Pregnant woman turned off Tesla Model X while the child was watching: Lawsuit

A California woman named Mallory Harcourt sues Tesla after claiming that her all-new 2019 Model X SUV did an unintentional acceleration (UA) and attached her to the wall of her garage. The suit was filed on May 17th.

According to the lawsuit, Harcourt was eight months pregnant at that time, and the accident sent her to work prematurely after breaking her legs. She had just returned from the grocery store, and Harcourt's two-year-old, B.H., was in the car when this happened, according to the lawsuit.

That's how it happened according to the lawsuit:

  • Harcour's family bought Tesla Model X on December 23, 201[ads1]8.
  • On December 27, the Harcourt left the car on return home from shopping and opened the car's fallow velvet doors to remove her groceries and bra from the back.
  • She took her son in to change the diaper, but he ran back into the car in the driver's seat. The vehicle was in the park.
  • As Harcourt moved in front of Model X to remove B.H. The car accelerated, hugging her against the wall with the doors still open, according to the suit.
  • The success claims that the acceleration lifted Harcourt off his feet and attached her to the wall. B. H. began to cry and Harcourt called the neighbors for help. The neighbors called an ambulance and Harcourt went to the hospital where she entered premature work with her daughter.

Read more: A Tesla Model X driver claims her car crashed into a gym after she hit the brakes – but similar events point to another explanation

Accidental accelerations are not unusual in automotive industry. The lawsuit says a case in 2013 where a jury in Oklahoma made a verdict in favor of the plaintiffs who claimed that software issues with their toyota caused an accidental acceleration, killed a person and injured another.

Harcourt's suit claims that Tesla's poor model X design is wrong here. The lawsuit claims that the car does not have the proper driver's seat for motion-impaired sensors, control logic to ensure that all the doors are closed before acceleration, a simultaneous push-button on the displacement mechanism to activate the car's drive system and / or necessary control logic to prevent accidental acceleration or reversal.

To put a model X in the drive and accelerate it, a driver must hit the brake and click down the controls on the steering column to move it from park to drive. Then the driver had to move his foot from the brake to the accelerator, just like any car.

Harcourt also claims in the case that Tesla knew that model X was wrong and that the company urged its agents to say that it was a completely safe car for her and her family despite knowing that it had design flaws. The lawsuit also cites that many incidents of accidental acceleration in Tesla vehicles have been reported to the National Highway Transportation Safety Administration, and the frequency of these complaints is even higher than Toyota.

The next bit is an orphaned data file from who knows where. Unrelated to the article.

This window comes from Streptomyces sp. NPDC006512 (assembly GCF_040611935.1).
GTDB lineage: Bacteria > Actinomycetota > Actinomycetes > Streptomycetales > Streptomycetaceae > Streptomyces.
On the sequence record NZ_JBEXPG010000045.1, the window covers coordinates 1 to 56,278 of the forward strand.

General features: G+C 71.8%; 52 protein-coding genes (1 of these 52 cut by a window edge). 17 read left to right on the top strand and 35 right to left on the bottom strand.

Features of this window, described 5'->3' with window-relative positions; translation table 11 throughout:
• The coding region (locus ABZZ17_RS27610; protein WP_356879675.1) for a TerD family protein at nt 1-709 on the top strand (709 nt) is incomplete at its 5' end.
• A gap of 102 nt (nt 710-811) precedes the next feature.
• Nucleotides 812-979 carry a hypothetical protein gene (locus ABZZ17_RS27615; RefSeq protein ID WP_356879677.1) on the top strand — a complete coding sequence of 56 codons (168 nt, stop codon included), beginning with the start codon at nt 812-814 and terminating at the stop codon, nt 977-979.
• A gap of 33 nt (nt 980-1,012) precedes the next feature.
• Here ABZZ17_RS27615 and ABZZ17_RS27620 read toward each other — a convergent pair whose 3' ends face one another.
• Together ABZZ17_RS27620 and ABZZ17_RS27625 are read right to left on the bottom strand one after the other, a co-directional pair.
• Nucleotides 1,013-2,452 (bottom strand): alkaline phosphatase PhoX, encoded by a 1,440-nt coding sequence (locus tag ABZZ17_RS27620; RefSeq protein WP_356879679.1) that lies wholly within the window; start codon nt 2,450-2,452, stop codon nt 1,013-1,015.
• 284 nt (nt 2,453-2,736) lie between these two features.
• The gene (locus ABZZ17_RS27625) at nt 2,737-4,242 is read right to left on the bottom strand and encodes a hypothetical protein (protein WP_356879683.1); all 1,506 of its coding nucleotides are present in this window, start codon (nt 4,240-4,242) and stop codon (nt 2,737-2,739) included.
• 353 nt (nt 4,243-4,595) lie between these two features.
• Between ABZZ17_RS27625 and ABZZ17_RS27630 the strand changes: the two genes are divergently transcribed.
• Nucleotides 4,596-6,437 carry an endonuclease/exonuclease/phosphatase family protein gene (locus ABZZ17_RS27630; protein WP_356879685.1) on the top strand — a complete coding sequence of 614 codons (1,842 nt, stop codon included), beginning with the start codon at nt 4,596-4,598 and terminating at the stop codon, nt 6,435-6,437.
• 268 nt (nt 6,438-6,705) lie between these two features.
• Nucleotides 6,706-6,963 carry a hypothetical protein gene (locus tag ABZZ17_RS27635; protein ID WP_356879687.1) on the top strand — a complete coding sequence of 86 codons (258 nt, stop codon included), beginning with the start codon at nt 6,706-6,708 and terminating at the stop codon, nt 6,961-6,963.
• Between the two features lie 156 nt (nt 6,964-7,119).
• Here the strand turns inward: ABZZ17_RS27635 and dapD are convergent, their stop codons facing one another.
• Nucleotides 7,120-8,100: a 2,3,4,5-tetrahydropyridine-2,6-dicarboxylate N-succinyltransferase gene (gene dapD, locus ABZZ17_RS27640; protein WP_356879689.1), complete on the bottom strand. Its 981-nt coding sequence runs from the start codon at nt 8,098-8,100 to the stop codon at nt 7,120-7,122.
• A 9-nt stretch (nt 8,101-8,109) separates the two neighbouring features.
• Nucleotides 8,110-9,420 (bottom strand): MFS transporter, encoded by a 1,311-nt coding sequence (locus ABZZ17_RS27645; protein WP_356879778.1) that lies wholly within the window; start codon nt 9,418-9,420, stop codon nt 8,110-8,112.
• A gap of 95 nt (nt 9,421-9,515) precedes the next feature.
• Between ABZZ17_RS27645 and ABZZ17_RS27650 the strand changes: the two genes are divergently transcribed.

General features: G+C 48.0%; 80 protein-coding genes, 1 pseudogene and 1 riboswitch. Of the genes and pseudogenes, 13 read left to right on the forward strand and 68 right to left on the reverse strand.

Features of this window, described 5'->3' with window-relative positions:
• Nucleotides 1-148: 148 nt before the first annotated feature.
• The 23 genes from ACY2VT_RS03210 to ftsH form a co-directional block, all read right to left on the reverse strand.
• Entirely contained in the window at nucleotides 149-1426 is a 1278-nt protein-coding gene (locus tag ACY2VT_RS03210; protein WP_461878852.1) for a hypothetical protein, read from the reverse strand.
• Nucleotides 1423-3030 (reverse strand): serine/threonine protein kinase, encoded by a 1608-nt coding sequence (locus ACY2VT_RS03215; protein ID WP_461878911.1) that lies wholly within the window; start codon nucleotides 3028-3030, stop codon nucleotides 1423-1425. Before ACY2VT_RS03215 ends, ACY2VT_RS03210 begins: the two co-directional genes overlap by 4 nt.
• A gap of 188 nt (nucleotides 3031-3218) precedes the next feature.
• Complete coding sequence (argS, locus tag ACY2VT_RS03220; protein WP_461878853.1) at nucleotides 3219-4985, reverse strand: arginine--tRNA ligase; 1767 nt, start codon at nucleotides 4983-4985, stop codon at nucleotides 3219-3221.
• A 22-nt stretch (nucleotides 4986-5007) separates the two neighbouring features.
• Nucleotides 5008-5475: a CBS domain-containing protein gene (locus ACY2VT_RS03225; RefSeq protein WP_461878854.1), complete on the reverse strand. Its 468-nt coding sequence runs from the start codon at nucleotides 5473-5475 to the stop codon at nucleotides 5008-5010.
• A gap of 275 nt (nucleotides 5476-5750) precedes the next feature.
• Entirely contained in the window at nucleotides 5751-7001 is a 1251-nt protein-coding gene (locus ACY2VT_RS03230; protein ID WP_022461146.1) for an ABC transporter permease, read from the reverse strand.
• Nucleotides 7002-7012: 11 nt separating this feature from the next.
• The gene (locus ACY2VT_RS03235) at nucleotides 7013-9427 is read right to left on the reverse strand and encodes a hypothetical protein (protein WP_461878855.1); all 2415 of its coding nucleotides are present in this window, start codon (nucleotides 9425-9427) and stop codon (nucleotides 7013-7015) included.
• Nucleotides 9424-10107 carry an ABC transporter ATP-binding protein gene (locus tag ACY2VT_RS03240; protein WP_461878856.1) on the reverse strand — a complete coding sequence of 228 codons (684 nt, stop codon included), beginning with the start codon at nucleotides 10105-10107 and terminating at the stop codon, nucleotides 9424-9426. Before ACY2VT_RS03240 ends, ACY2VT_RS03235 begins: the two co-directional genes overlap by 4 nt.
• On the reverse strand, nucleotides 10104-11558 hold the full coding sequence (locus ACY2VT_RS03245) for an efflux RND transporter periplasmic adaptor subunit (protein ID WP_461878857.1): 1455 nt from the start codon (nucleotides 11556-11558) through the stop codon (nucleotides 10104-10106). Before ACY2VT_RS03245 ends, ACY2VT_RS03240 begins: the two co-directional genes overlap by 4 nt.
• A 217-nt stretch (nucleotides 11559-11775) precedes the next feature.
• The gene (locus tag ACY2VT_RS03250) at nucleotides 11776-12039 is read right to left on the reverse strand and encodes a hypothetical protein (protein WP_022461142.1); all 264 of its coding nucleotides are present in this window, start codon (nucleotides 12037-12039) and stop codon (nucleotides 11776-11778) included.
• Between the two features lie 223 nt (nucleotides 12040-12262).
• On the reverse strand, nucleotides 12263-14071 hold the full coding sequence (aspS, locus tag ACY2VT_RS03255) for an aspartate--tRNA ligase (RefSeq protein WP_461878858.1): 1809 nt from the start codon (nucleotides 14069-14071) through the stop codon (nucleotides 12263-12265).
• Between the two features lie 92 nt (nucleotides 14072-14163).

Harcour's lawyer, Alison Gokal, sent Tesla a letter in February confirming that B.H. had placed itself between the accelerator and the driver's seat, but that "very small changes in code, design and production" could have prevented the accidental acceleration event.

Gokal told Business Insider that Tesla has so far refused to share information about the car's diagnostic log during the incident. But in response to a letter sent by Gorkal on February 21, the company described the events based on what was recorded in the log.

According to Tesla's letter, the company concluded that the data showed that the vehicle "responded to the operator's inputs, as designed," saying that some of the inputs came from Harcourt's son.

How it went down according to Tesla's letter:

  • About nine seconds after someone came into the car, the brake was pressed, the driver's door closed and the shift shifted into operation.
  • In the next six seconds, the brake and then the accelerator were pressed.
  • "In the next 2 seconds, as the accelerator pedal continued to push from 44% to 98%, Tesla said in his statement to Harcourt's lawyer.
  • Tesla continued:" … the brake pedal was pressed short, which caused the vehicle to issue a user message that caused both pedals to be pushed. At this time, the brake pushed down over the accelerator pedal so that the motor torque was controlled by the accelerator pedal inlet being appropriately suppressed. "
  • In the next four seconds, the accelerator and brake were pushed, according to Tesla.

Tesla also informed Harcourt that it did not have insurance for this particular situation and said it would only buy back the car.

After a similar event in April 2018 – when a model X crashed into a gym after the driver eventually hit the brake – a Tesla spokesman said that in all cases when a driver suddenly and "unexpectedly" accelerated that the company has handled, the driver was guilty.

"Accidents involving the pedal error application", where a driver presses the accelerator pedal in error, occurs in all types of vehicles, not just Teslas, gas pedals in Tesla vehicles have two redundant sensors which clearly shows us when the pedal is physically pressed down, for example at the driver's foot, "they said.

Read the entire lawsuit below:

If you've ever experienced an accidental acceleration in a Tesla, or have been working to solve this problem at Tesla or another car company, email me at llopez @ business insider. com. [19659028]

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